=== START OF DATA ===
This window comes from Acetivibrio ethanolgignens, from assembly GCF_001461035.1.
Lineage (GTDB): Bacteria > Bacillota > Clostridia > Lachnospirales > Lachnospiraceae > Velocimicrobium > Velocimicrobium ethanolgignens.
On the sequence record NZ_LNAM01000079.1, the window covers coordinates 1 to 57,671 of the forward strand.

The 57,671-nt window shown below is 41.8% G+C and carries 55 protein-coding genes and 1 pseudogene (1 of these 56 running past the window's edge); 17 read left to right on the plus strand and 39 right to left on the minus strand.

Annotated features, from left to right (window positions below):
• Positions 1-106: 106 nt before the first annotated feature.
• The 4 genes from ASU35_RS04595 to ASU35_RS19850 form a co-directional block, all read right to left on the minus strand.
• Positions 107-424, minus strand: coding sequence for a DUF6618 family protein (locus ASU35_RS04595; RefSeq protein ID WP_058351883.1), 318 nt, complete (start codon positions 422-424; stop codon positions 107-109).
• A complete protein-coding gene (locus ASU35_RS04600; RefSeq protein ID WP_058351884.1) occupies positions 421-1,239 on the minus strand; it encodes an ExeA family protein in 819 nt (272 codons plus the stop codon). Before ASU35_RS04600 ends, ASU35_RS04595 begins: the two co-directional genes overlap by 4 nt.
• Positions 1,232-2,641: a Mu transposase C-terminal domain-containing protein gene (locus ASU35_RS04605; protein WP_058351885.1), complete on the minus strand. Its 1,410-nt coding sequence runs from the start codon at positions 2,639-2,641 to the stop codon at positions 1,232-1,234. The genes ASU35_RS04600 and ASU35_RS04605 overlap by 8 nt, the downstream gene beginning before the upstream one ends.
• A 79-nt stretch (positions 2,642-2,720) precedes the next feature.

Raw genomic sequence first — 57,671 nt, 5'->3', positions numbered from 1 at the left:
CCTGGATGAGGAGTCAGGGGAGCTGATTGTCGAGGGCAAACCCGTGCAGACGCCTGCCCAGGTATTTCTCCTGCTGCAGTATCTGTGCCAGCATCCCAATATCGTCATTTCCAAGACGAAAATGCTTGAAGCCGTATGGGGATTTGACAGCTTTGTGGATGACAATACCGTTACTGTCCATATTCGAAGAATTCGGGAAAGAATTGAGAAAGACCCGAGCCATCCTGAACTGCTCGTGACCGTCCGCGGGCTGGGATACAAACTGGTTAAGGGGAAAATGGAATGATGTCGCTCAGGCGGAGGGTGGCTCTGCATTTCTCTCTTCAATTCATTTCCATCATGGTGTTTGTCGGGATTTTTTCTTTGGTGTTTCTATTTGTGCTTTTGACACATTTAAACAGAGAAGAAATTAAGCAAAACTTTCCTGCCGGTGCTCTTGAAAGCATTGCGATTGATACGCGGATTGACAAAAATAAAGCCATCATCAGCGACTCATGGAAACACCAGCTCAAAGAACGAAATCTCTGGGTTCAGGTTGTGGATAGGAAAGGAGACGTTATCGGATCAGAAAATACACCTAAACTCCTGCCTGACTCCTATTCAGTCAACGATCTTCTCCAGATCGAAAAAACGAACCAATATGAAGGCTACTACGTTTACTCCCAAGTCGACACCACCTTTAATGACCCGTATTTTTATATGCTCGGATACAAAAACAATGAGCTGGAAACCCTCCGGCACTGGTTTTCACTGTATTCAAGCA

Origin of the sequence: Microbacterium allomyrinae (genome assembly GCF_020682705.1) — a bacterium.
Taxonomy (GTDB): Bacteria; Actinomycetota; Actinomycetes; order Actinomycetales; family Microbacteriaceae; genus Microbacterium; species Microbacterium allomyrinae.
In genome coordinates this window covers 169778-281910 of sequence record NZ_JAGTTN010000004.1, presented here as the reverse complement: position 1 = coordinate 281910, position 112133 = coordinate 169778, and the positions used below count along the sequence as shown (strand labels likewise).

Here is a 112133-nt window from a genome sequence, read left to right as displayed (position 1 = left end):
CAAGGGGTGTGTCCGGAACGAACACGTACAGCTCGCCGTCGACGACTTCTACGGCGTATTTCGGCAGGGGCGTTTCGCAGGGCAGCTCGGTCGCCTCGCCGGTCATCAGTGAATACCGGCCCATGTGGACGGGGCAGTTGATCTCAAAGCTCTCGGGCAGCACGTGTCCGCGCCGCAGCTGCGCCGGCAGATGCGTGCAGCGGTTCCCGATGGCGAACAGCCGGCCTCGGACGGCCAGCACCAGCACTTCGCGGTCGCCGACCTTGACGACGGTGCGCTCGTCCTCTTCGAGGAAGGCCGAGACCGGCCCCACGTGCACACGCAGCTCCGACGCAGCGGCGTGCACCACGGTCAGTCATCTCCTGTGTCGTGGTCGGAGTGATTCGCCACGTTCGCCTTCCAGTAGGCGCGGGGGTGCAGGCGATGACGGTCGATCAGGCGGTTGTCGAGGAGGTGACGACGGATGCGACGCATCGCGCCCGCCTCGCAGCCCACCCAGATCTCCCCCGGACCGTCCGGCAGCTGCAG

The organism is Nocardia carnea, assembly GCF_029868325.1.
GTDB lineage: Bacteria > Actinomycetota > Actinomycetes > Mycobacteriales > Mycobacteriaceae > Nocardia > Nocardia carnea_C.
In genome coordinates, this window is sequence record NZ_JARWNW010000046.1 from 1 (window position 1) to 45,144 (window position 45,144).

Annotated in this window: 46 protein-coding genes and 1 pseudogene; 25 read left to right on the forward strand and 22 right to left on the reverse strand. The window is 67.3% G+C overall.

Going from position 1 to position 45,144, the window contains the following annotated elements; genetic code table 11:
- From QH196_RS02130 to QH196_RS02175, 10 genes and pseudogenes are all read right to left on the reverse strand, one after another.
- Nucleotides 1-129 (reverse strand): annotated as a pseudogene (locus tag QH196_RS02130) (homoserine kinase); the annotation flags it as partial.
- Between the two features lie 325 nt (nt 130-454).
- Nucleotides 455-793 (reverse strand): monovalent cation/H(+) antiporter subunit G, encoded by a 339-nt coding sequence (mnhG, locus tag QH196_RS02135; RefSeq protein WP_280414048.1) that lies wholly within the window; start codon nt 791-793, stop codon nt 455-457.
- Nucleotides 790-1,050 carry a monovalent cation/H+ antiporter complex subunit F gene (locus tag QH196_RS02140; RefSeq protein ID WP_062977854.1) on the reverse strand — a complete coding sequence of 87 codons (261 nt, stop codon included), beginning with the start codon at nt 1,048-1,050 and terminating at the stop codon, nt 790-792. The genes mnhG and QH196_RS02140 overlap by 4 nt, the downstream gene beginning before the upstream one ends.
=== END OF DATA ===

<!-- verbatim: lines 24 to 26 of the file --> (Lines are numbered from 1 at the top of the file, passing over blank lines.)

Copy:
- From QH196_RS02130 to QH196_RS02175, 10 genes and pseudogenes are all read right to left on the reverse strand, one after another.
- Nucleotides 1-129 (reverse strand): annotated as a pseudogene (locus tag QH196_RS02130) (homoserine kinase); the annotation flags it as partial.
- Between the two features lie 325 nt (nt 130-454).